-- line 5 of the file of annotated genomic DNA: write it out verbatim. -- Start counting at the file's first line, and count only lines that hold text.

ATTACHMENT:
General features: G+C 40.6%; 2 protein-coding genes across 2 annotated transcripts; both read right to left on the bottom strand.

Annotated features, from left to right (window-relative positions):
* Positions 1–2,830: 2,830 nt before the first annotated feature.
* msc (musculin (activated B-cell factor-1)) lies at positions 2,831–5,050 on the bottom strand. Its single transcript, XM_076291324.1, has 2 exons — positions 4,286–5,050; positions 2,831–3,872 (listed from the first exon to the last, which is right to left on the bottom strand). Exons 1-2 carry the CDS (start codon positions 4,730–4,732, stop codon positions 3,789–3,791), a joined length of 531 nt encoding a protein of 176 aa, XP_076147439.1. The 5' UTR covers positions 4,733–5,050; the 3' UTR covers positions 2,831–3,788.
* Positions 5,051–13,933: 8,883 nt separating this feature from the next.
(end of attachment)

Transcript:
* Positions 5,051–13,933: 8,883 nt separating this feature from the next.